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Should swearing in public be a fineable offence?

A town in Massachusetts has decided to force the foul-mouthed among them to pay fines for swearing in public. Should we follow suit?

RESIDENTS OF A Massachusetts town have decided not to rely on old-fashioned good manners any more, and have instead voted in favour of forcing the foul-mouthed among them to pay fines for swearing in public.

Residents of Middleborough yesterday voted 183-50 to approve a proposal from the police chief to impose a $20 fine on public profanity.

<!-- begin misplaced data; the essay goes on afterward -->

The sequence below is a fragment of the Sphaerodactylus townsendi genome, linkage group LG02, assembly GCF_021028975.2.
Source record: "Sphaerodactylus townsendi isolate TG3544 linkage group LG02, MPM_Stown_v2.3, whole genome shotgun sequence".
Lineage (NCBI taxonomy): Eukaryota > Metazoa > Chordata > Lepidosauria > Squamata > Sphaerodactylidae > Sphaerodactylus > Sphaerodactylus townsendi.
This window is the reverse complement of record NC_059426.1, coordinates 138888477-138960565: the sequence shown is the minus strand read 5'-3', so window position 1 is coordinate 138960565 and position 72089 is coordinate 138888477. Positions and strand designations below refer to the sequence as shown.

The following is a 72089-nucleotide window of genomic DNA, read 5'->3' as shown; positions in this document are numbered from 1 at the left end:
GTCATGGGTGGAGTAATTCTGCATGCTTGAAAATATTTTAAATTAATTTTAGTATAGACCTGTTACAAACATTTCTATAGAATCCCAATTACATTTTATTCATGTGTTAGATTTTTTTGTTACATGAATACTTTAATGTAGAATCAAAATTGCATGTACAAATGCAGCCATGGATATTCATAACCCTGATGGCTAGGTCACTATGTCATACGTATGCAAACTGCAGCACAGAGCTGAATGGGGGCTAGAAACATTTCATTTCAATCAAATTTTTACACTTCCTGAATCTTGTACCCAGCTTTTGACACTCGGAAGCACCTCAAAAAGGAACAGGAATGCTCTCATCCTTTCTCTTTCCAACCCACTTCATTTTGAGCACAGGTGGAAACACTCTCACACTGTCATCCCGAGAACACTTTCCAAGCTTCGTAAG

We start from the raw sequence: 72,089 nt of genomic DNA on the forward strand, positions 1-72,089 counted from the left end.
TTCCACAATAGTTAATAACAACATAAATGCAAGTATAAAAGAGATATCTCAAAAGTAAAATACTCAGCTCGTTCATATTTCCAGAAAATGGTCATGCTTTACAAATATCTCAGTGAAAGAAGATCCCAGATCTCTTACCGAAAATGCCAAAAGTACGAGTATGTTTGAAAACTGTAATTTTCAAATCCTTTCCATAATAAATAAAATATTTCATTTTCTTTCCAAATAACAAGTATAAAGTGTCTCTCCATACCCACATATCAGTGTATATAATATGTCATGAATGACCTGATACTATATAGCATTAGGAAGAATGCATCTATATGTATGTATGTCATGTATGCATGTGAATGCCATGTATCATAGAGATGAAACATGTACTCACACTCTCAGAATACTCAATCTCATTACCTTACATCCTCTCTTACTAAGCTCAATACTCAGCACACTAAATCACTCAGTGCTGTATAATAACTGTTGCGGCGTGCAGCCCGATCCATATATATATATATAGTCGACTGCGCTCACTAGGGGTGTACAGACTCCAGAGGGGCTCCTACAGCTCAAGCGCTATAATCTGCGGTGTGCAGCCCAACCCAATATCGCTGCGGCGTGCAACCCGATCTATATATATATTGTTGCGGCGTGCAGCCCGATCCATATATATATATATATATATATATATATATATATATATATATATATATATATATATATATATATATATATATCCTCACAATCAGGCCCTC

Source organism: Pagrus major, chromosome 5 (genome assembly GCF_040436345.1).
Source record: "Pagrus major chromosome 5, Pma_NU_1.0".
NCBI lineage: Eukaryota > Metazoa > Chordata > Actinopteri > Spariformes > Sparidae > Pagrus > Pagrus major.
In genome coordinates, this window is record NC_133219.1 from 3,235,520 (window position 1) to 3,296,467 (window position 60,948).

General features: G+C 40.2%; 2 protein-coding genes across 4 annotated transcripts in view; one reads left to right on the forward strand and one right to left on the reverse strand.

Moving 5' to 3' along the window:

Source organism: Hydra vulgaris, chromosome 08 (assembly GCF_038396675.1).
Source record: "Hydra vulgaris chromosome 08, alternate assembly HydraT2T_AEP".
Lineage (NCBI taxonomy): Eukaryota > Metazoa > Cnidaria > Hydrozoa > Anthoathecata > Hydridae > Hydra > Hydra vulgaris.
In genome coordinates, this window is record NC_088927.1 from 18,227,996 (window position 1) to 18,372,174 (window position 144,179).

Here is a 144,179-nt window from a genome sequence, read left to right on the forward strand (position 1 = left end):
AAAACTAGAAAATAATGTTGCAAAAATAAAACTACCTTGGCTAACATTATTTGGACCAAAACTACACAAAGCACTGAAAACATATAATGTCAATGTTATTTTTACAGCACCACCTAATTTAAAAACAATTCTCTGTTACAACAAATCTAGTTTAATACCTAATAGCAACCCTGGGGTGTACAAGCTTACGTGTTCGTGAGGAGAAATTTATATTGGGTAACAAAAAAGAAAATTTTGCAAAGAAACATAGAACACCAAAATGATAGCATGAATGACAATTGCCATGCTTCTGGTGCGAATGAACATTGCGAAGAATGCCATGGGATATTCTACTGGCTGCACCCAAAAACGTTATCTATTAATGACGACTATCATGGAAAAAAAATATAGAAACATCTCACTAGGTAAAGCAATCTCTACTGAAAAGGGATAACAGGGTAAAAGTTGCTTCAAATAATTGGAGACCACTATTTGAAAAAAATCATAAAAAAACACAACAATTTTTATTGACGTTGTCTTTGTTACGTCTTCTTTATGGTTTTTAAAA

Town officials have insisted the new law will not target causal or private conversations, but will instead crack down on loud, profanity-laden language used by teens and other young people in the downtown area and public parks.

While the move has raised some questions about the First Amendment rights, which guarantees freedom of speech, Massachusetts state law also allows police to arrest anyone who “addresses another person with profane or obscene language” in a public place.

The move has made us wonder if the same law could ever work in Ireland where – let’s face it – we’re fairly partial to colourful expressions.

We’d like to know: should swearing in public be a fineable offence?


Poll Results:

No (1621)
Yes (389)
I don't know (46)

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